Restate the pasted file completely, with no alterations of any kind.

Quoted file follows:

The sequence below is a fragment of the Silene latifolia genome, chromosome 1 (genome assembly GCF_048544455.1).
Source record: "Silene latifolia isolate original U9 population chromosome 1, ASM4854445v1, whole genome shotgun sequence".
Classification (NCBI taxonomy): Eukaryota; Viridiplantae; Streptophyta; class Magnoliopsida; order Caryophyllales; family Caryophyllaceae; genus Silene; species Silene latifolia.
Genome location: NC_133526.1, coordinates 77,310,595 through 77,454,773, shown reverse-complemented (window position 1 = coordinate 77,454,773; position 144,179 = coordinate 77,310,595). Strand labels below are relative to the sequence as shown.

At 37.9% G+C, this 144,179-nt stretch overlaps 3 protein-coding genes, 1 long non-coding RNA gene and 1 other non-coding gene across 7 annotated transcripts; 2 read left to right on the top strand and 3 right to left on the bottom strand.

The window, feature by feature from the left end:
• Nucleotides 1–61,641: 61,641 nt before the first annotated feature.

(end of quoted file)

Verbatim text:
The sequence below is a fragment of the Silene latifolia genome, chromosome 1 (genome assembly GCF_048544455.1).
Source record: "Silene latifolia isolate original U9 population chromosome 1, ASM4854445v1, whole genome shotgun sequence".
Classification (NCBI taxonomy): Eukaryota; Viridiplantae; Streptophyta; class Magnoliopsida; order Caryophyllales; family Caryophyllaceae; genus Silene; species Silene latifolia.
Genome location: NC_133526.1, coordinates 77,310,595 through 77,454,773, shown reverse-complemented (window position 1 = coordinate 77,454,773; position 144,179 = coordinate 77,310,595). Strand labels below are relative to the sequence as shown.

At 37.9% G+C, this 144,179-nt stretch overlaps 3 protein-coding genes, 1 long non-coding RNA gene and 1 other non-coding gene across 7 annotated transcripts; 2 read left to right on the top strand and 3 right to left on the bottom strand.

The window, feature by feature from the left end:
• Nucleotides 1–61,641: 61,641 nt before the first annotated feature.